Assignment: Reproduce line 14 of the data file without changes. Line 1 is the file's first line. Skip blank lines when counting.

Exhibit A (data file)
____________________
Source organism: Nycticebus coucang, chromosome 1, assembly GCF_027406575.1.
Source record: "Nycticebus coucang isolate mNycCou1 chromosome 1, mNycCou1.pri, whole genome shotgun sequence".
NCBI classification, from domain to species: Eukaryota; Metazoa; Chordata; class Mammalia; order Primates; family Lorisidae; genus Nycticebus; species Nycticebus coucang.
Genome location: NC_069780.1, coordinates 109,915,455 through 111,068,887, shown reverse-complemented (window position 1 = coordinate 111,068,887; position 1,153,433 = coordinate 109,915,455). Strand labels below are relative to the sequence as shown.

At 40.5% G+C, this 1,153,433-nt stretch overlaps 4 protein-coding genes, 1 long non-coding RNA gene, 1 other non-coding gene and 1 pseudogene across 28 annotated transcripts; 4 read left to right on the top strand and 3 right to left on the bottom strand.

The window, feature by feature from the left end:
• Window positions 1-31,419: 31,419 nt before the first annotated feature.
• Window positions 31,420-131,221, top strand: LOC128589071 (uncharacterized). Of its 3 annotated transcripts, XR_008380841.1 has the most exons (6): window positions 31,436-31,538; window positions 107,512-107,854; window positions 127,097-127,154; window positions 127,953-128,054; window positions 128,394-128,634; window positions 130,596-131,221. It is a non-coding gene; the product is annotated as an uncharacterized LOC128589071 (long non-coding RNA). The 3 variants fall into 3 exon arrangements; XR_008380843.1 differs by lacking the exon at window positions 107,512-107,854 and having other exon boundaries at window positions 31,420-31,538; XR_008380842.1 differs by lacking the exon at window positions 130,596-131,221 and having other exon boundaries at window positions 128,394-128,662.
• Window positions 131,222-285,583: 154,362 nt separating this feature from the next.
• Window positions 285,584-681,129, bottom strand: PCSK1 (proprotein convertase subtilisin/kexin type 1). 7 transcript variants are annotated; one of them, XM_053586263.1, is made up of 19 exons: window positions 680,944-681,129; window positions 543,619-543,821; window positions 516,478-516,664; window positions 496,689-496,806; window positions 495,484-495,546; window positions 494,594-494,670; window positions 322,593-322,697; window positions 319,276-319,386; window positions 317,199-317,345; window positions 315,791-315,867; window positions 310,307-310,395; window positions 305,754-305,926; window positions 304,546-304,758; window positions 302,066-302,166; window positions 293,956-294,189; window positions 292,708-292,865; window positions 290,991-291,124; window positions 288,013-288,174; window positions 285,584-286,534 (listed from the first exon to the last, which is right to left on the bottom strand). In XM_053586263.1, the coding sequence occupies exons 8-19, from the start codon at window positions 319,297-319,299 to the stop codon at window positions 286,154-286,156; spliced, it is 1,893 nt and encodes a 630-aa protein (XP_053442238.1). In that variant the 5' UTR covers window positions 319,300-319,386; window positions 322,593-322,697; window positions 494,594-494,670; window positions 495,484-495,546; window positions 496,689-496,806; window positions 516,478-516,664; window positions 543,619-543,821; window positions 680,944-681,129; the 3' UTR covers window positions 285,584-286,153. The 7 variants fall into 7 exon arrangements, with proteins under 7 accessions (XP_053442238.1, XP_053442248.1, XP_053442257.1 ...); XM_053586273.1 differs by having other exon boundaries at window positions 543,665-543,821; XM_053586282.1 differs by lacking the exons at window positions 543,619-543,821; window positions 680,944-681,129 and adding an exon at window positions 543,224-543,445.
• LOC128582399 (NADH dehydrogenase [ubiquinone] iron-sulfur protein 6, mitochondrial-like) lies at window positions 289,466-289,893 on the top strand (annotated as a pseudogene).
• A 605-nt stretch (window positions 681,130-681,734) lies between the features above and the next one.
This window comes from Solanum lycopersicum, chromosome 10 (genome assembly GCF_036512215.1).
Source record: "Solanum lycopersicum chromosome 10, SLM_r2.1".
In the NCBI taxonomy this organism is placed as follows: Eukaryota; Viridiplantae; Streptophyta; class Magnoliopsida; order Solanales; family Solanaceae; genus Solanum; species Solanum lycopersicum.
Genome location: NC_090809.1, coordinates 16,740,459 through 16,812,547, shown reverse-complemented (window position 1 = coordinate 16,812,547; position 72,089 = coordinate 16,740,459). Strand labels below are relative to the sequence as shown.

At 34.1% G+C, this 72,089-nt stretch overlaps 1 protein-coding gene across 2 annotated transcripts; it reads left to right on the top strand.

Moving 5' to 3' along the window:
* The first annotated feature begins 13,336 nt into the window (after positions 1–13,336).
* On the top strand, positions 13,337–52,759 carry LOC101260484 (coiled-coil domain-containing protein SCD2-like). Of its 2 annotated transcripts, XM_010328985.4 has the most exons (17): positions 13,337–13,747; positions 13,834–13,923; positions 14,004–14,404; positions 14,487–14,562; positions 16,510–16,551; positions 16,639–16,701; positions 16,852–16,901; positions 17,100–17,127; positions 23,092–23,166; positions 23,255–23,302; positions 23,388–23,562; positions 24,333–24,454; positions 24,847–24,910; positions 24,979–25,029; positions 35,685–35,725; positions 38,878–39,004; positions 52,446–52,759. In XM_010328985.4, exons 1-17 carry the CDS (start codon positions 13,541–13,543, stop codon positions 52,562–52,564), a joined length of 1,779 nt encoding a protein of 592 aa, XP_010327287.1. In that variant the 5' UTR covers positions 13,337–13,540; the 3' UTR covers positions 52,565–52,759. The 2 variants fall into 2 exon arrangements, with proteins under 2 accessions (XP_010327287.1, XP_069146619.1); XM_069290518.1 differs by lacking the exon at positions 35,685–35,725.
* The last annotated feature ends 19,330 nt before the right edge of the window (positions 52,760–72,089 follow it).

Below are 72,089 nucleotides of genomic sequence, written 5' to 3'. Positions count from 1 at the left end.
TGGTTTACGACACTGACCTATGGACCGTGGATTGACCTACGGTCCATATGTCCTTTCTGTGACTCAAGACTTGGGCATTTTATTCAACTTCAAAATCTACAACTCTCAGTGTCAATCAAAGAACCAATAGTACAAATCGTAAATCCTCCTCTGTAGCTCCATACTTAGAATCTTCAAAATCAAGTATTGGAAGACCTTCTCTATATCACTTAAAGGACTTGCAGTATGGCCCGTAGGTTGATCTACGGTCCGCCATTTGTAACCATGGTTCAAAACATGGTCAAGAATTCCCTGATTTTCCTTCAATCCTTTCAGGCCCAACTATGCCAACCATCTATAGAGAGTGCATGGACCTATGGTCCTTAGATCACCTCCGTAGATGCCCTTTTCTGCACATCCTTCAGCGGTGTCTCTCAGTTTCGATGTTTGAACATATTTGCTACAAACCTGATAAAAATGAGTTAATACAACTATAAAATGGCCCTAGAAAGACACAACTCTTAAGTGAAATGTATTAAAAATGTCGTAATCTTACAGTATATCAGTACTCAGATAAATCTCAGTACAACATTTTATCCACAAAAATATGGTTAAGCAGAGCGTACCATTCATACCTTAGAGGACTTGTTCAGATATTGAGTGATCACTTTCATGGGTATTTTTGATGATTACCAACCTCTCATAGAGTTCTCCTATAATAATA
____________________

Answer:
Source record: "Solanum lycopersicum chromosome 10, SLM_r2.1".